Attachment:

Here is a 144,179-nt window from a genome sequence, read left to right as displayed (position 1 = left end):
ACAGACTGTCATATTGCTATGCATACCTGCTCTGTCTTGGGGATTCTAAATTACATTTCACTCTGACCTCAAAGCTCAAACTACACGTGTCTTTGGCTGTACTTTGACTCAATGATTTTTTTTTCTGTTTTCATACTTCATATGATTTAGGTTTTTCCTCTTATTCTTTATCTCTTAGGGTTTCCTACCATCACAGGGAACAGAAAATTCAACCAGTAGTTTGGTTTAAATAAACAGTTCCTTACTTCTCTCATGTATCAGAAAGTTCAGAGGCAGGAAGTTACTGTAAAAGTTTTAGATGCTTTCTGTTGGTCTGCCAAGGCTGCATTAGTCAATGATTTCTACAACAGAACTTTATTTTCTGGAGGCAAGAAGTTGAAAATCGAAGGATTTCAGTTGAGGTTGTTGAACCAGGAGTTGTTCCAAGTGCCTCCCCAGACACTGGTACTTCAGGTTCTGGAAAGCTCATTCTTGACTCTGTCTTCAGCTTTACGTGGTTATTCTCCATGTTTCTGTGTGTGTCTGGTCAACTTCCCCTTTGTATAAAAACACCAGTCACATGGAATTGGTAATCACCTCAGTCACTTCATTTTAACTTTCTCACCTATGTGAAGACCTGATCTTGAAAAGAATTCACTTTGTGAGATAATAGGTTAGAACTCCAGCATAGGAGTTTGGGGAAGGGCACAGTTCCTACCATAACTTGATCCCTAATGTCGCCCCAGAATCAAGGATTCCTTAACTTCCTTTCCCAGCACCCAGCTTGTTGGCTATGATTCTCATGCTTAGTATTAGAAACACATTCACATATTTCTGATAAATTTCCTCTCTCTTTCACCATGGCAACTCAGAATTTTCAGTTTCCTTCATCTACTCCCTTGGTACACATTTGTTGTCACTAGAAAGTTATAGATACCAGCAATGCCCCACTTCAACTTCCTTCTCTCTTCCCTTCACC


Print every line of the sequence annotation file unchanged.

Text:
Here is a 144,179-nt window from a genome sequence, read left to right as displayed (position 1 = left end):
ACAGACTGTCATATTGCTATGCATACCTGCTCTGTCTTGGGGATTCTAAATTACATTTCACTCTGACCTCAAAGCTCAAACTACACGTGTCTTTGGCTGTACTTTGACTCAATGATTTTTTTTTCTGTTTTCATACTTCATATGATTTAGGTTTTTCCTCTTATTCTTTATCTCTTAGGGTTTCCTACCATCACAGGGAACAGAAAATTCAACCAGTAGTTTGGTTTAAATAAACAGTTCCTTACTTCTCTCATGTATCAGAAAGTTCAGAGGCAGGAAGTTACTGTAAAAGTTTTAGATGCTTTCTGTTGGTCTGCCAAGGCTGCATTAGTCAATGATTTCTACAACAGAACTTTATTTTCTGGAGGCAAGAAGTTGAAAATCGAAGGATTTCAGTTGAGGTTGTTGAACCAGGAGTTGTTCCAAGTGCCTCCCCAGACACTGGTACTTCAGGTTCTGGAAAGCTCATTCTTGACTCTGTCTTCAGCTTTACGTGGTTATTCTCCATGTTTCTGTGTGTGTCTGGTCAACTTCCCCTTTGTATAAAAACACCAGTCACATGGAATTGGTAATCACCTCAGTCACTTCATTTTAACTTTCTCACCTATGTGAAGACCTGATCTTGAAAAGAATTCACTTTGTGAGATAATAGGTTAGAACTCCAGCATAGGAGTTTGGGGAAGGGCACAGTTCCTACCATAACTTGATCCCTAATGTCGCCCCAGAATCAAGGATTCCTTAACTTCCTTTCCCAGCACCCAGCTTGTTGGCTATGATTCTCATGCTTAGTATTAGAAACACATTCACATATTTCTGATAAATTTCCTCTCTCTTTCACCATGGCAACTCAGAATTTTCAGTTTCCTTCATCTACTCCCTTGGTACACATTTGTTGTCACTAGAAAGTTATAGATACCAGCAATGCCCCACTTCAACTTCCTTCTCTCTTCCCTTCACC